In the Thanksgiving issue of “The Voice of Jewish Washington,” Rabbi Jonathan Singer did readers a great service by pointing out some absurdities in the secularist ideology of The Freedom From Religion Foundation. Then, by remarkable coincidence, the Seattle Times of Dec. 2 devoted a longish article in its “Local” section to the various doings of this group in Seattle as it bids us all to “imagine no religion!”
Something is definitely in the air! And fragrant it ain’t!
I first learned of this group back in the autumn when I encountered its full-page ad in the New York Times. The bold-faced invitation to “imagine a world free from religion” framed a panoramic image of the Twin Towers. The message was obvious: Religion is the exclusive source of all human evil. Eliminate religion, and the era of human perfection is ushered in.
Well, as a card-carrying historian of religion, I claim some familiarity with the history of atrocity committed in the name of God. Not a pretty picture. But in accepting the challenge to imagine “a world free from religion,” it turns out that history has done my imagining for me.
At the top of my list of worlds “free from religion,” I include, for starters:
Auschwitz (and its clones)
The Stalinist gulags
Note that neither is “imaginary.” So let’s pause for an historical observation or two before moving on.
When Dostoevsky’s Ivan Karamazov announced to the waning 19th century that “If God does not exist, everything is permitted,” he wasn’t just whistling Dixie! Just two years after the appearance of The Brothers Karamazov, Nietzsche’s collection of aphorisms, The Gay Science, whistled a similar tune through the lips of an allegorical “madman,” who announced in the town square that “God is dead. And we have murdered Him!”
For Nietzsche, the death of God was a cultural fact, not an historical event. And the murderers of God were (for a change!) not religiously deluded Jews, but nominal Christians. They were the “Good Europeans” who believed themselves to have achieved the pinnacle of human cultural history. Their sentimental, patriotic Lutheranism (or Anglicanism, as the case may be) failed to reckon with a basic reality. Namely, the Christian God had been secularized to death by His own celebrants.
The Gospel of sin, repentance, and salvation had been replaced by another: Material prosperity for the “acquisitive classes” and a “cultural Protestantism” that confused European economic and political might with the “beneficent extension of the blessings of Christian civilization.”
Dostoevsky and Nietzsche were avant garde in foreseeing the cultural consequences of the secular transformation of Christianity. But, alas — mired in the 1880s, they could scarcely imagine the harvest a “world free from religion” would yield during the next century or so.
For one thing, genocide as a “solution” to the problem of “redundant populations.”
Sure, the God of medieval Christendom may have had His dark side, but He was morally complex. Commanding mayhem against His enemies from one side of His mouth, He also modeled ideas such as the infinite value of all human life, compassion, and human fellow-feeling. Catholic Bishops, after all, protected Jews from the mob at least as often as peasants penned them in burning synagogues!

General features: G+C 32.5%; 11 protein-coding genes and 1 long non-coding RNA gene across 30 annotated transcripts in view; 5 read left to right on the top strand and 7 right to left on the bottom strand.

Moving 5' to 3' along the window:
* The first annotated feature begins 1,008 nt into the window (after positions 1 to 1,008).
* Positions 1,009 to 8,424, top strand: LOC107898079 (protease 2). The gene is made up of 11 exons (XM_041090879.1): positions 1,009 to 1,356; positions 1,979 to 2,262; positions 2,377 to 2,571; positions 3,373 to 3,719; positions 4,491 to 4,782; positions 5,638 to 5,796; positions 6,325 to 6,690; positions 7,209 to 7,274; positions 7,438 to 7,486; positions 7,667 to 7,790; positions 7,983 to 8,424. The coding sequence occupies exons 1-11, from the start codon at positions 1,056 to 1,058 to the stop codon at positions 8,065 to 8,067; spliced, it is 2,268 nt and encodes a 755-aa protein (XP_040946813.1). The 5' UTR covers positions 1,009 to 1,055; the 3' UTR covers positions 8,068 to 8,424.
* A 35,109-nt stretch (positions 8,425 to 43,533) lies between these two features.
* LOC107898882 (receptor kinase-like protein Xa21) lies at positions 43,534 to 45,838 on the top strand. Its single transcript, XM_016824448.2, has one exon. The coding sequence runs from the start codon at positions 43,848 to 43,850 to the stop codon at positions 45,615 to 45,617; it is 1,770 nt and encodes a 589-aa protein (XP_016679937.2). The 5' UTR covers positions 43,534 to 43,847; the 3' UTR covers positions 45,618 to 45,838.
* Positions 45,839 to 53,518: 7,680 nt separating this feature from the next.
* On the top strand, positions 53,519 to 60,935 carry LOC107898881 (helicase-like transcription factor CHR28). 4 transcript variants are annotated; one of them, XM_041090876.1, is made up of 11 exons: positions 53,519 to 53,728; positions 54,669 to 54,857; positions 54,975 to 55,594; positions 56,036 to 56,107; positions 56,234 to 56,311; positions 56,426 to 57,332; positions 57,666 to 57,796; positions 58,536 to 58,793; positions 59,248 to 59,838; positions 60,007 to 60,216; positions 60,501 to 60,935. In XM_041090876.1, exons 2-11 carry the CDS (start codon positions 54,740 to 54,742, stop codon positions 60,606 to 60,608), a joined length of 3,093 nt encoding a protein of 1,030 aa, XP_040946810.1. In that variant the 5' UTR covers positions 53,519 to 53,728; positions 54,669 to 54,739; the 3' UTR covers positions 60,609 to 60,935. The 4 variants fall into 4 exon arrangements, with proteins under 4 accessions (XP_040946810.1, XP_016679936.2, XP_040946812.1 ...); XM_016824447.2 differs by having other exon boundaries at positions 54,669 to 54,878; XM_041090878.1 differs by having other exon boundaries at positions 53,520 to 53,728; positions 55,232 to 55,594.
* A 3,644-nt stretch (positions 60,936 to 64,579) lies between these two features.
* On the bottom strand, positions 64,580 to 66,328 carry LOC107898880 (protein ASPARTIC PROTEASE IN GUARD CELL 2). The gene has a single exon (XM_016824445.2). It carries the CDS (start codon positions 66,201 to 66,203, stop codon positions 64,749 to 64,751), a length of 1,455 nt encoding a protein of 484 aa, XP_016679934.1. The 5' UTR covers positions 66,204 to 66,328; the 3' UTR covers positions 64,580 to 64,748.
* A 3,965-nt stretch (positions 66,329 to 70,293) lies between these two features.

But as God’s presence gradually receded from daily consciousness in the secular age, His clear set of restraints on mayhem began to fade as well. The absolute primacy of His Church, which could incorporate all humanity — at least in principle — into a single moral community, was replaced by restrictive communities such as the Race, the Nation, and the Party.
And, like the shark and other predators, the Race, the Nation, and the Party know only one reptilian moral maxim: “Eat or be eaten.”
Now, the first cultural item on the predatorial lunch menu is any source of moral value that transcends loyalty to the Race, Nation, or Party. Recall that the 20th century’s tradition of genocide began in a secular state, Turkey, which targeted Armenian Christians for annihilation only after Islam had been constitutionally domesticated. Nor were Auschwitz and the gulag, after all, invented by those who worshipped the Creator of Heaven and Earth as the ultimate guarantor of the moral law. They were conceived, rather, by those who had deposed Him and replaced Him with themselves.
So, go ahead — imagine a world free of religion. What comes to mind is a world, strangely enough, much like our own.
When the sages of the Freedom From Religion Foundation seize upon the image of the Twin Towers to symbolize their claim about religion, they reveal their ignorance of the source of modern nihilism. Before the 9/11 terrorists and the recent assassins of Mumbai were mass murderers, they were converts from secularist ideologies that privileged the Nation or the Party as moral absolutes and vehicles of political salvation.
The Islamicist veneer that praised their “martyrdom” is itself the child of the cynical moral relativism shaped in the very first instance by Western secularism itself. Where no moral law transcends the idolatrous worship of the Race, the Nation, or the Party, all things are truly permitted.
So my challenge to the good folks at the Freedom From Religion Foundation is this: “Imagine a world free of crimes committed, in God’s name, by twisted ideologues who stir the secularist absolutisms of modernity into maniacally wrong-headed readings of classical theologies, and cook up a witch’s brew of self-destructive hatred for the Enemy.” But that’s too complex for an ad, isn’t it?
So here’s my feel-good alternative. When the next single-passenger Prius speeds past me at rush hour in the HOV lane of I-5, sporting a bumper sticker commanding us to “Question Authority!”, I’ll just roll down my window, raise a Bronx salute, and cry out: “Sez who, Buddy!”